Even with seasonal outbreaks of flu and gastroenteritis doing the rounds, French doctors decided to step up their strike action on Monday.
After two weeks of industrial action in protest against planned government health reforms, family doctors (GPs) turned up the heat on Monday by promising to create a bureaucratic mess for health authorities and insurance companies.
GPs could refuse to accept patients “cartes vitale” which are used to process reimbursements of the costs of a consultation automatically and instead make them fill in forms by hand that will inevitably clog up the system and lead to patients waiting up to two months to be paid.
The planned change that has provoked the ire of the doctors is the reform to the system of payment which will see an end to patients handing over cash up front for an appointment. Instead doctors will be reimbursed directly by insurance companies, whether public or private.
Jean-Paul Ortiz from the Confederation of French Medical Unions (CSMF), the main union behind the protests, told The Local the change is “unacceptable” for those in his profession.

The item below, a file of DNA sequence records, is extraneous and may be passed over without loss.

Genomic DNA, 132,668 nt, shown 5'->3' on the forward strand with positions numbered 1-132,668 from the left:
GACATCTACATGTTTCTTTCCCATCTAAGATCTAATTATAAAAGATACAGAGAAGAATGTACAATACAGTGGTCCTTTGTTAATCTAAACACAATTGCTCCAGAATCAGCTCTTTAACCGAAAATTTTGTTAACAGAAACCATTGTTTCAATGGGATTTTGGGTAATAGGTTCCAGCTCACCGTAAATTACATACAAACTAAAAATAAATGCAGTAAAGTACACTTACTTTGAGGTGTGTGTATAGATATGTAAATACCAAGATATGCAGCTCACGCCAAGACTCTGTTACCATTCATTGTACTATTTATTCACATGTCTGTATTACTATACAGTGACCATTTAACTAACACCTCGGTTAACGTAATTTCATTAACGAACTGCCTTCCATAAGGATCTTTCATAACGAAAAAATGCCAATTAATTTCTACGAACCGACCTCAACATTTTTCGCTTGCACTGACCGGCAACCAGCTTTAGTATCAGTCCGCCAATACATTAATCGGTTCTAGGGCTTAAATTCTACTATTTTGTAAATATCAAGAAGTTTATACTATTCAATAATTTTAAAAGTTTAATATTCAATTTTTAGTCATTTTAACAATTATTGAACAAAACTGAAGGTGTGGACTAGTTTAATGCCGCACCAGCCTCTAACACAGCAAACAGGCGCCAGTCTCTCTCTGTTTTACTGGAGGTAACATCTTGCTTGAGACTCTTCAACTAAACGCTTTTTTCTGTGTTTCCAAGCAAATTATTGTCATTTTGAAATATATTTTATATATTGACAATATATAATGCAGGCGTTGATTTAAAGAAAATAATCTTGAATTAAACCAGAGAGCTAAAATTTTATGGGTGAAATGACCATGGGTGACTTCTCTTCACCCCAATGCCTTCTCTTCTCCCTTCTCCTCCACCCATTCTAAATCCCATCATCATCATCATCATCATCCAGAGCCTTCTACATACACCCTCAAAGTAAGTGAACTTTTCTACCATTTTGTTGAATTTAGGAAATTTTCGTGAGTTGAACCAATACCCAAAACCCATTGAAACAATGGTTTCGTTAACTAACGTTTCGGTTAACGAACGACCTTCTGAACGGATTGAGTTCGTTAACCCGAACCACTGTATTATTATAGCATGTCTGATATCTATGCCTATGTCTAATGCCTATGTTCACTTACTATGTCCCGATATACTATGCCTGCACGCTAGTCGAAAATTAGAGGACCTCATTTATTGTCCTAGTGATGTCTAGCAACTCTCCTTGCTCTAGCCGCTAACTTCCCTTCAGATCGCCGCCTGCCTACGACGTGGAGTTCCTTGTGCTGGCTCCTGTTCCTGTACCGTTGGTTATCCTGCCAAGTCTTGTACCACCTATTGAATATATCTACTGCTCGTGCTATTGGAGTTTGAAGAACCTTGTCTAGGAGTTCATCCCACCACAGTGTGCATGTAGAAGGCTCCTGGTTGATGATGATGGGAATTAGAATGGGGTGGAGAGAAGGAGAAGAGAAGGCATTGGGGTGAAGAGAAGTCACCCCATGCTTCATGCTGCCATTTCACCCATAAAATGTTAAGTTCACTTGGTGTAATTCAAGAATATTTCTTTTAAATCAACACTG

“Both doctors and patients in France will lose their liberty and independence. We will be dictated to by insurance companies and depend on them for our salaries," he said.
“We will be forced to spend hours checking all the reimbursements which are normally full of errors. Most doctors don’t have secretaries and we just don’t have the time to do it,” he said.
Doctors have carried out their own reports in France to highlight how dysfunctional and slow insurance companies can be to forward payments to doctors.
Bertrand Legrand a GP in Tourcoing in northern France told BFM TV that in one case a doctor had to wait 980 days before being reimbursed.
“It’s an unbelievable delay,” he said.
As a solution Ortiz’s confederation is proposing a system whereby patients pay doctors with their bank cards up front, but the money would not be debited until they are refunded by the social security.
“This system is already in place in some areas and the cost of implementing it is minimal,” Ortiz said.
Despite the apparent bad timing of the strike, coming over festive season, the French public appear to be backing their doctors.
According to an opinion poll on Sunday 58 percent of French people support the strike.